Modeling Penetration Phenomena

  • J. Buchar
  • J. Hřebíček


Penetration phenomena are of interest in numerous areas (cf. [3]). They are often associated with the problem of nuclear waste containment and with the protection of spacecraft or satellites from debris and/or meteorite impact. Formally the penetration is defined as the entrance of a projectile into the target without completing its passage through the body. The penetration phenomenon can be characterized according to the impact angle, the geometry and material characteristics of the target and the projectile and the striking velocity. In this chapter we limit our considerations to the normal incidence impact of a long rod on a semi-infinite target. This model corresponds for example to the situation in which a very thick armor is penetrated by a high kinetic energy projectile. The most efficient method for the solution of this problem is the numerical modeling by the finite elements method. Many finite elements computer programs are capable of handling very complex material constitutive relations. These programs are expensive and often require a substantial amount of execution time. This is the main reason why simple one-dimensional theories still have considerable value. Such theories also provide insight into the interactions between the physical parameters and their relationship to the outcome of the event. These interactions are usually difficult to ascertain from the computer analyses mentioned above. As a result, simple theories often provide the basis for the design of experiments, refining the areas in which numerical modeling by finite elements methods is applied. In this spirit, we will investigate some penetration models which are treated using Maple.


Target Strength Ballistic Experiment Penetration Velocity Target Resistance Penetration Path 
These keywords were added by machine and not by the authors. This process is experimental and the keywords may be updated as the learning algorithm improves.


Unable to display preview. Download preview PDF.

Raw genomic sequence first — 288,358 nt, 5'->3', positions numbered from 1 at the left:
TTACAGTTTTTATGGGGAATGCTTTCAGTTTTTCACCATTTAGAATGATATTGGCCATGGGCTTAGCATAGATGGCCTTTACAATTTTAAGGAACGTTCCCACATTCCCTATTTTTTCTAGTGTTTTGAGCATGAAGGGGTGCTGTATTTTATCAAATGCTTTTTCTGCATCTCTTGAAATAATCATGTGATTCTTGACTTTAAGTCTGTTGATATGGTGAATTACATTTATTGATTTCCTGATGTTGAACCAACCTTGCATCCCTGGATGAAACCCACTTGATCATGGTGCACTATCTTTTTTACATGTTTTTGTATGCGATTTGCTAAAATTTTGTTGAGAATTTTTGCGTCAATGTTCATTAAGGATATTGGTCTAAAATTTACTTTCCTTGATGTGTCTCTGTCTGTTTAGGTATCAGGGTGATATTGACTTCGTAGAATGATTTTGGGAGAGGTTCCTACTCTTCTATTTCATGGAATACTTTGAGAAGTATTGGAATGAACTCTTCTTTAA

Unable to display preview. Download preview PDF.


  1. [1]
    V. P. Alekseevskii, Penetration of a rod into a target at high velocity, Combustion, explosion and shock waves, 2, 1966, pp. 63–66.CrossRefGoogle Scholar
  2. [2]
    C. E. Anderson Jr., S. R, Bodner, Ballistic impact: the status of analytical and numerical modeling, Int. J. Impact Engng., 7, 1988, pp. 9–35.CrossRefGoogle Scholar
  3. [3]
    Z. BÍlek and J. Buchar, The behavior of metals under high rates of strain (in Czech), Academia, Praha, 1984.Google Scholar
  4. [4]
    J. Buchar, M. Lazar, S. Rolc, On the penetration of steel targets by long rods, Acta Techn. CSAV 39, 1994, pp. 193–220.Google Scholar
  5. [5]
    D. R. Christman, J. W. Gehring, Analysis of high-velocity projectile penetration mechanics, J. Appl. Phys., 27, 1966, pp. 63–68.Google Scholar
  6. [6]
    J. D. Cinnamon et al., A one — dimensional analysis of rod penetration, Int. J. Impact Engng., 12, pp. 145–166, 1992.CrossRefGoogle Scholar
  7. [7]
    J.Dehn, A unified theory of penetration, Int. J. Impact Engng., 5, 1987, pp. 239–248.CrossRefGoogle Scholar
  8. [8]
    W. Herrmann, J. S. Wilbeck, Review of hypervelocity penetration theories, Int. J. Impact Engng., 5, 1987, pp. 307–322,CrossRefGoogle Scholar
  9. [9]
    V. K. Luk, M. J. Forrestal, D.E. Amos, Dynamical spherical cavityexpansion of strain-hardening materials, J. Appl. Phys., 58, 1991, pp. 1–6.Google Scholar
  10. [10]
    A. Tate, A theory of the deceleration of long rods after impact, J. Mech. Phys. Solids 15, 1967, pp. 287–399.CrossRefGoogle Scholar
  11. [11]
    J. A. Zukas, High velocity impact dynamics, Wiley Inter science, New York, 1990.Google Scholar

Copyright information

© Springer-Verlag Berlin Heidelberg 1995

Authors and Affiliations

  • J. Buchar
  • J. Hřebíček

There are no affiliations available

Personalised recommendations